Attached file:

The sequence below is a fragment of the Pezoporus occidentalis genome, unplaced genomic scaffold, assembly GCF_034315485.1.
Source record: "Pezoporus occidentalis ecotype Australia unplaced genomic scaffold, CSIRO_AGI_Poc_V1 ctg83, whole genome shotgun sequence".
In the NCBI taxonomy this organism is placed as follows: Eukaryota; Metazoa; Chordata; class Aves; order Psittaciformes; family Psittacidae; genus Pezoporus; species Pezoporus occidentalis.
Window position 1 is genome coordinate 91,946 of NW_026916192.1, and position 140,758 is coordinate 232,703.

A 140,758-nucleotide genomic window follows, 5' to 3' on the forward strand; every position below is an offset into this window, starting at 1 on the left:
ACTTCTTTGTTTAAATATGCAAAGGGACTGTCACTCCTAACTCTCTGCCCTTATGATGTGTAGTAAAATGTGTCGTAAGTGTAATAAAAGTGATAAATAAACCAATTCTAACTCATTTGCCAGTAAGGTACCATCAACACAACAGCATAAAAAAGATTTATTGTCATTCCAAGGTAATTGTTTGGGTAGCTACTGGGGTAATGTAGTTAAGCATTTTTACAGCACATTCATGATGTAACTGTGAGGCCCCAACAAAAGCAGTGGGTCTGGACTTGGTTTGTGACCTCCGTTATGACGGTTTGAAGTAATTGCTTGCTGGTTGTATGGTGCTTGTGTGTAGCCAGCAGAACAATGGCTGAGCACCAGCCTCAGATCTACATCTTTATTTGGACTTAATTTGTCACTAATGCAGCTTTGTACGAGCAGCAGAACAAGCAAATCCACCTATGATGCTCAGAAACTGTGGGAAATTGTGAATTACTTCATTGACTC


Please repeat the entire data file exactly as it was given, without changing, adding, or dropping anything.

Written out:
The sequence below is a fragment of the Pezoporus occidentalis genome, unplaced genomic scaffold, assembly GCF_034315485.1.
Source record: "Pezoporus occidentalis ecotype Australia unplaced genomic scaffold, CSIRO_AGI_Poc_V1 ctg83, whole genome shotgun sequence".
In the NCBI taxonomy this organism is placed as follows: Eukaryota; Metazoa; Chordata; class Aves; order Psittaciformes; family Psittacidae; genus Pezoporus; species Pezoporus occidentalis.
Window position 1 is genome coordinate 91,946 of NW_026916192.1, and position 140,758 is coordinate 232,703.

A 140,758-nucleotide genomic window follows, 5' to 3' on the forward strand; every position below is an offset into this window, starting at 1 on the left:
ACTTCTTTGTTTAAATATGCAAAGGGACTGTCACTCCTAACTCTCTGCCCTTATGATGTGTAGTAAAATGTGTCGTAAGTGTAATAAAAGTGATAAATAAACCAATTCTAACTCATTTGCCAGTAAGGTACCATCAACACAACAGCATAAAAAAGATTTATTGTCATTCCAAGGTAATTGTTTGGGTAGCTACTGGGGTAATGTAGTTAAGCATTTTTACAGCACATTCATGATGTAACTGTGAGGCCCCAACAAAAGCAGTGGGTCTGGACTTGGTTTGTGACCTCCGTTATGACGGTTTGAAGTAATTGCTTGCTGGTTGTATGGTGCTTGTGTGTAGCCAGCAGAACAATGGCTGAGCACCAGCCTCAGATCTACATCTTTATTTGGACTTAATTTGTCACTAATGCAGCTTTGTACGAGCAGCAGAACAAGCAAATCCACCTATGATGCTCAGAAACTGTGGGAAATTGTGAATTACTTCATTGACTC